God’s place in the story is noted, not only through the mention of God’s camp (32:2), but also in Jacob’s wrestling with the Angel (Gen. 32:24-32). During this wrestling match, which happens at a place Jacob names Peniel (face of God–more on this below), Jacob receives a new name (Israel), which is suggestive of the change that has taken place in him. The theme of brother reconciled to brother in the sight of God is brought together in Jacob’s statement in Genesis 33: 10: “I have seen your face as though I had seen the face of God.” The word “face” occurs throughout Genesis 32-33, sometimes referring to God (as in Peniel) and other times referring to Esau. The point of this story can be summed up in a statement made by the apostle John in another context where he writes, “If anyone says, ‘I love God,’ and hates his brother, he is a liar; for he who does not love his brother whom he has seen, how can he love God whom he has not seen? And this commandment we have from Him: that he who loves God must love his brother also” (1 John 4:20-21).

The Jabbok River
Located in modern Jordan, the area around Mahanaim contains the Jabbok River (the modern day name is the Zarqa River). Photo from

Mahanaim in the Books of Joshua and Samuel

Mahanaim is not connected with any particular story in the Book of Joshua, but we do learn several important things about it.  First, it was located on the border of the tribes of Gad and Manasseh (Josh. 13:24-30–Recall that Gad, Reuben, and 1/2 the tribe of Manasseh settled on the eastern side of the Jordan). Joshua 21:34-42 also informs us that it was a Levitical city, as well as a city of refuge.

2 Samuel contains two important stories in which Mahanaim plays a key role. Both stories in 2 Samuel concern a civil war within Israel. In 2 Samuel 2 David becomes king in Hebron of Judah, but rather than unite the kingdom under David, Abner (the commander of Saul’s army) takes Ish-bosheth (Saul’s son) and makes him king in Mahanaim (for more details on this story see my post here, or check out my book Family Portraits chapters 11 & 12). Abner and Ish-bosheth’s move to Mahanaim is probably a strategic one. It puts some distance between them and the Philistines (who have taken over a lot of Israelite terrritory–1 Sam. 31), and it also puts distance between them and David. The Lexham Bible Dictionary also suggests two other advantages: 1) It was in close proximity to Saul’s closest allies (the people of Jabesh-Gilead; see 1 Sam. 11); and 2) it gave them control of the iron ore industry which this area was famous for.

Mountains of Gilead
Although the exact location of Mahanaim remains uncertain, we do know that it is located in the mountainous area of ancient Gilead. Photo by Jim Greenhill at

Mahanaim becomes important later again in 2 Samuel chapters 15-19, when David’s son Absalom rebels again him. Ironically, Absalom has himself proclaimed king in Hebron (where David was originally anointed), and when he marches on Jerusalem, David flees to–you guessed it–Mahanaim. Eventually David’s forces defeat Absalom and David returns to take up the throne again in Jerusalem. But it is in the chamber over the gate in Mahanaim where the memorable scene of David weeping for his slain son occurs. There we read of his gut-wrenching grief over the death of his son as he cries out, “O my son Absalom–my son, my son Absalom–if only I had died in your place! O Absalom my son, my son!” (2 Sam. 18:33/Hebrew text 19:1).

When one recalls the story of the reconciliation of brothers at Mahanaim told in Genesis 32-33, the sad stories of 2 Samuel become even more poignant. Both stories about civil war in 2 Samuel emphasize important family language and connections. When Joab pursues Abner and the forces of Israel in 2 Samuel 2 after inflicting a severe defeat on them, Abner pleads, “Shall the sword devour forever? Do you not know that it will be bitter in the end? How long will it be then until you tell the people to return from pursuing their brethren?” (2 Sam. 2:26). Notice the key word “brethren.” This is not simply a battle between two enemies; it is a family battle between brothers of the tribes of Israel. This same tragic message is enhanced further when David’s own son rebels against him. When the dust settles there is no victory celebration for David, but only the anguished cries of a father bereft of his son. The legacy of Mahanaim has turned from the shining legacy of brothers reuniting under God, to the nation of Israel and the family of David torn apart by hatred and enmity. It is making the geographical connection in these stories that highlights this important theme.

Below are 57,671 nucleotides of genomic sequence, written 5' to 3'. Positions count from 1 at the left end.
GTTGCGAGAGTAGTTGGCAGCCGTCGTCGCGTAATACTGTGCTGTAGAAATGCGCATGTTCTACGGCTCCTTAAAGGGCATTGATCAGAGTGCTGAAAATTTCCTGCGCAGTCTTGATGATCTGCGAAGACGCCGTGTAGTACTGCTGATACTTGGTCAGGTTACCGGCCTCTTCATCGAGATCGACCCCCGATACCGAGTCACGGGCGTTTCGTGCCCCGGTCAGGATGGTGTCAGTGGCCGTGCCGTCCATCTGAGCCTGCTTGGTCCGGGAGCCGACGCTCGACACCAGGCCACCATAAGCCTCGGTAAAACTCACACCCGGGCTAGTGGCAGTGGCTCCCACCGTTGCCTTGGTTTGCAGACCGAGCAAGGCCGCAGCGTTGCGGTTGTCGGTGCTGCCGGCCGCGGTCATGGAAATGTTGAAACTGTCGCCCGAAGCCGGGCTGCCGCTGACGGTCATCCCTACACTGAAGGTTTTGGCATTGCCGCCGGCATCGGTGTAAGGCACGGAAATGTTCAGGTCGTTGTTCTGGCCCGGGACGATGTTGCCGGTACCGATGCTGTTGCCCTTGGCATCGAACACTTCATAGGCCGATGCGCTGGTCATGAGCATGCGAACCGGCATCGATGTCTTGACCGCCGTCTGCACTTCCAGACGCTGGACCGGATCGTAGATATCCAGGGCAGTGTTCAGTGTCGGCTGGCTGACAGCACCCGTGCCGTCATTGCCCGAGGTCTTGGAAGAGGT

Symbol of Spiritual Growth

Mahanaim is a city in the bible that has spiritual meaning. The word mahanaim means two camps. In this case it refers to heaven and earth, or God and man.

The story of this place begins with Jacob’s dream where he sees an angel of God and the ladder connecting heaven and earth. The angel tells him his name is “God” (Genesis 28:16). Later Jacob meets up with his brother Esau, who is hunting for food. After they meet, Esau offers Jacob food and shelter at Mahanaim (Genesis 32:1-2). Jacob asks Esau to meet him there again in four years, so they can make peace between them (Genesis 32:3-4).

In the New Testament we see that Jesus calls himself “the light of the world” (John 8:12), which refers back to Genesis 28:17-19; when Jacob saw a light standing on the ground before him; when he awoke from his sleep he thought it was a man; but then he realized it was an angel of God who was standing there.

The Remaining Occurrences of Mahanaim

As a way of summarizing the other occurrences of Mahanaim, the reference in 1 Kings 2:8 refers back to the story of Absalom’s rebellion, while the reference in 1 Kings 4:14 notes that it was the seat of one of Solomon’s districts (he had 12 in all). The mention of Mahanaim in 1 Chronicles 6:80 is another geographical list stating that it belonged to the tribe of Gad. Finally, the use of “Mahanaim” in Song of Songs 6:13 (Hebrew text, 7:1), seems to be a reference to a particular kind of dance.